EVERYONE knew who Bayou was! It was four weeks before Bayou was able to walk into the IPC office on his own. Bayou is a perfect example of how medicine and physical therapy work together to make miracles. People who saw him at his worse and see him now call him the miracle puppy. We all wish we had video of him at his first visit to show the comparison to where he is now. Bayou has lost a few pounds, is pain free, and I have to say is filled with more spit and vinegar than before all of this happened. After another four weeks of muscle strengthening Bayou has completed his physical therapy. I’m just so happy to have my boy back.”
-Bayou’s mom, Debbie
“Bayou came to us with such severe pain suspected from intervertebral disc disease that he could hardly move. We immediately started him on a course of treatment that included acupuncture, manual therapy and therapeutic exercises along with medication to address his pain. With each visit, Bayou was moving and feeling better. By the end of his 8-week treatment plan, Bayou was no longer taking any medication for pain, had lost 2 ½ pounds and was running, jumping and back to his old self. He is a great example of a successful integrative approach to pain relief and intervertebral disc disease.”
– Amber Ihrke DVM, CCRT, CVA, CVSMT
“I remember first meeting Bayou and he was not moving because he was in so much pain. His owner had to carry him to and from therapy. Initially, I used manual techniques to release the trigger points and muscle spasms along his back and shoulder muscles. Slowly, I watched Bayou become less painful and start to move around more each session. I will never forget the day I walked in to greet Bayou for his session and he walked up greeting me with his tail wagging. I was shocked and did not recognize Bayou. I could not believe how quickly his pain levels were managed with pain meds, manual techniques and acupuncture. He then continued with his underwater treadmill and
exercise sessions and by the end of his therapy, Bayou was running around without showing any signs of pain.”
-Valerie Williams, PT, DPT, ATRIC, CCRP
“When I first saw Bayou in his initial, he was so miserable. He was in severe pain that his owner could not control. I did not see him again until 4 weeks later when he started exercises and did not even realize it was the same dog! He came running into the gym happy and excited to work. It was an amazing turn around. By the end of his sessions I had a hard time keeping up with him.”
Lola first came into Ashley’s life in 2000, when she spotted her ‘on sale’ at a local pet shop since she was not up to breeding or show dog standards. All that mattered to Ashley is that she was so stinking cute! Lola led the only child life until 2010 when Wednesday entered the picture. Ashley had just started looking for another dog when she came across Wednesday’s picture online and knew she had to have her. What made this adoption so special? Wednesday was diagnosed with cancer and her prognosis was unsure. None of that phased Ashley; she just wanted her to live the rest of her days comfortably in a home. Well 3 surgeries and 2 rounds of chemo later and we are happy to report that Wednesday has been cancer free for 4 years!
Wednesday first came to IPC 5 years ago when her mom Ashley sought alternative treatment for back pain she had been experiencing. Wednesday was started on a weekly program that included underwater treadmill, therapeutic exercise, laser therapy, acupuncture & chiropractic sessions. Wednesday soon became stable enough to graduate to a maintenance plan! She still comes every other week for exercise & underwater treadmill and sees Dr. Zenoni every 2 months for an acupuncture & chiropractic session.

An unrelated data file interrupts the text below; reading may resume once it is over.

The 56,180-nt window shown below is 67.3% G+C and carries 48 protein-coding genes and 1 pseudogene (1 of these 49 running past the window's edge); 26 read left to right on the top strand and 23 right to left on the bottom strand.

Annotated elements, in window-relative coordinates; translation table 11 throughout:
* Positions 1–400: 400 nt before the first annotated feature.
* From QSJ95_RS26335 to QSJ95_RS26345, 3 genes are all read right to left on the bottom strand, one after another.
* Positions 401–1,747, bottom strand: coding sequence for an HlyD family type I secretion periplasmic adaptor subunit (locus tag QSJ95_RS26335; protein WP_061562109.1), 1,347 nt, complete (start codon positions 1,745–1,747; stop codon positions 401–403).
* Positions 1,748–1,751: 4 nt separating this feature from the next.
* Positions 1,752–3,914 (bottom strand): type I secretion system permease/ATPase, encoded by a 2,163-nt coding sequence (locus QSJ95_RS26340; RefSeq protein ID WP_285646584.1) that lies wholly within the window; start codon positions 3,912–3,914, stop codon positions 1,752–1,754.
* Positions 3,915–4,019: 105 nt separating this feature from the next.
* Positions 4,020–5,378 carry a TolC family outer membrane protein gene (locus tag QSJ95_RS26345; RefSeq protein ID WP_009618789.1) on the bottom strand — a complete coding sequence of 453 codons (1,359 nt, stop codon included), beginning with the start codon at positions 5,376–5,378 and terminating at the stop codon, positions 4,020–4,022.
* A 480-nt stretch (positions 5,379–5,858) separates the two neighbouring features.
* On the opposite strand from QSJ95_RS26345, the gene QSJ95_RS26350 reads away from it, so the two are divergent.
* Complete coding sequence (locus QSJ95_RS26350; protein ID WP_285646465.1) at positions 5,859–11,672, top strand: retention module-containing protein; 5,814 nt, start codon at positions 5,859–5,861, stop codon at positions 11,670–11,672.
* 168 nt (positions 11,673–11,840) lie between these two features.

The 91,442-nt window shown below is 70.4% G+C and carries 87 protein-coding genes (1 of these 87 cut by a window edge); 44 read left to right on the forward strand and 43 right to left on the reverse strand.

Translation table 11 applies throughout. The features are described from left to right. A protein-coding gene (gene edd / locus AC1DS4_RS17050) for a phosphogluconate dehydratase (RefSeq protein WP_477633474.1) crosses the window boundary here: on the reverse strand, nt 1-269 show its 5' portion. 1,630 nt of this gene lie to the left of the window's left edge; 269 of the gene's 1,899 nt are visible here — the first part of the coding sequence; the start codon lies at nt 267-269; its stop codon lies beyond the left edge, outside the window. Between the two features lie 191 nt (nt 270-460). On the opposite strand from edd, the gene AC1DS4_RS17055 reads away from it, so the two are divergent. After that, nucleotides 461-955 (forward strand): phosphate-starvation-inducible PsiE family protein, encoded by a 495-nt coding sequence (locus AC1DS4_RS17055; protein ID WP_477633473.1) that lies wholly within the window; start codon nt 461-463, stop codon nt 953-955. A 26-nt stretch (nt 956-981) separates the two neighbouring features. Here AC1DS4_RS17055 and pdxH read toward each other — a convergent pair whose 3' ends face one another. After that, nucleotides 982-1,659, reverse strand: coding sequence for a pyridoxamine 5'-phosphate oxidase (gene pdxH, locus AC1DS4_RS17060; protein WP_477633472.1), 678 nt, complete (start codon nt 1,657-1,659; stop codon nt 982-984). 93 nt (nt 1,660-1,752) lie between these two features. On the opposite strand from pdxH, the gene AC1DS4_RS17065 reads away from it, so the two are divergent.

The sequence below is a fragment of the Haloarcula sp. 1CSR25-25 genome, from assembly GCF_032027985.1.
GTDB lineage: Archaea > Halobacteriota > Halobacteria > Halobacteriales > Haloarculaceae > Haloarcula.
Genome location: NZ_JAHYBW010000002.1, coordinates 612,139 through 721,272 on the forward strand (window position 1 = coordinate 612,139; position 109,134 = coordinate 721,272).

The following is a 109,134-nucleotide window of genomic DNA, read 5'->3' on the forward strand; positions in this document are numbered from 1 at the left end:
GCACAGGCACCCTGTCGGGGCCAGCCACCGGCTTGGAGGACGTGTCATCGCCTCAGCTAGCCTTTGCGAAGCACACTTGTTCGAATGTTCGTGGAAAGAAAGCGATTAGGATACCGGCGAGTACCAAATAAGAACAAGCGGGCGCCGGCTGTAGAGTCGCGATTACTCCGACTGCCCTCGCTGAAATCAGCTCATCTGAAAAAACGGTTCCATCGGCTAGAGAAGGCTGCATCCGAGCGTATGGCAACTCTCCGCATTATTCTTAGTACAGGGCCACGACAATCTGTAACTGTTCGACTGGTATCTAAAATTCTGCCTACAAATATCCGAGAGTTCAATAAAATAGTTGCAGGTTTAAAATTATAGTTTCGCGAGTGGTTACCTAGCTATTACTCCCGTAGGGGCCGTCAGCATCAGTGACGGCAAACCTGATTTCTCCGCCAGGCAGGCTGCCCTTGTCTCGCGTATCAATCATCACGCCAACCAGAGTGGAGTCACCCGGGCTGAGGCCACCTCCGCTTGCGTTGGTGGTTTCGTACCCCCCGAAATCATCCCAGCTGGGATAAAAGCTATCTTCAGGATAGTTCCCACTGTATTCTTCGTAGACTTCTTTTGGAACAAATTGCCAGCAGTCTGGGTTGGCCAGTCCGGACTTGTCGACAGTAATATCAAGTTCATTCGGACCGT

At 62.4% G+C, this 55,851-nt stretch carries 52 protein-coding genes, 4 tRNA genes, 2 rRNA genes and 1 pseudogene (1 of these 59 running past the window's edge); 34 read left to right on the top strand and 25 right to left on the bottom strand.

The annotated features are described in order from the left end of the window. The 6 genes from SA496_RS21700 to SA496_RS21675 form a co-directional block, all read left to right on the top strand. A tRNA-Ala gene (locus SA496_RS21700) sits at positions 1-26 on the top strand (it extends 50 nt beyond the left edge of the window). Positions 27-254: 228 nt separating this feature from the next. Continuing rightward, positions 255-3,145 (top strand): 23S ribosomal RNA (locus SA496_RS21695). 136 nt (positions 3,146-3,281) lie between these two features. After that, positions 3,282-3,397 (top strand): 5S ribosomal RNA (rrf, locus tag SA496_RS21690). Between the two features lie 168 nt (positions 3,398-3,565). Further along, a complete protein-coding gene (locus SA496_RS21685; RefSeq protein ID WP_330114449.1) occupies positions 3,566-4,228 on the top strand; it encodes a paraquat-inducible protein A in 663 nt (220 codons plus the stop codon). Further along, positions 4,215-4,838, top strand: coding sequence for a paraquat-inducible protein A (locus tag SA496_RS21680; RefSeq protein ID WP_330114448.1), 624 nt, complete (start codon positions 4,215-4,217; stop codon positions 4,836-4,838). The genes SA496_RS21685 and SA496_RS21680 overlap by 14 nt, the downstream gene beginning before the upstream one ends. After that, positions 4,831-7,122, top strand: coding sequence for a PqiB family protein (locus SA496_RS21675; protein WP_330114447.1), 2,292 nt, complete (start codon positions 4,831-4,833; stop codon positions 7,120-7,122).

“IPC has helped Wednesday stay pain free and able to be her crazy happy go lucky self. She has had 1 flare up of her back. I got her right into you all and she was on her way back to normal after just 1 visit.” –Ashley, Wednesday & Lola’s mom
Lola always came for emotional support to Wednesday sessions, but as she got older and after seeing how Wednesday improved with rehabilitative therapy, Ashley brought Lola in for an evaluation with Dr. Zenoni. Lola melts during her massage/laser sessions and gobbles up peanut butter during her acupuncture & chiropractic treatments.
“I love seeing Wednesday & Lola in the clinic. Their can-do spirit is inspiring.” -Doris
Lola can often be found wandering around the exercise room, scrounging for treats while Wednesday works out! She can also be heard in the hydro room barking for treats while Wednesday walks in the treadmill. We love Lola’s antics and diva personality!
Lola slowly started losing her eyesight, and is now blind at 16 years old. Her blindness has brought many new challenges to the table, but that doesn’t stop this trio. They still go to the beach and take walks, but Ashley just has to keep a close eye on Lola so she doesn’t run into or fall off anything. Lola has also developed anxiety, but medication and being by Wednesday’s side has helped. Wednesday still takes care of Lola by licking her face, but has recently started challenging Lola for the queen position in the house- something that Lola is not ready to give up yet!
“Lola & Wednesday may have been through a lot, but Ashley’s diligence has really helped their quality of life” -Dr. Deanne Zenoni
Make a Difference!
Each month we ask our POTM to choose an animal related organization to spotlight during his or her “reign.” Wednesday & Lola have asked us to tell you about Guardian Angel Basset Rescue.
“The basics of Guardian Angel Basset Rescue are simple – GABR rescues Basset Hounds from Illinois, Eastern Missouri and Indiana that find themselves in bad situations. We are a 501c3 charitable organization.”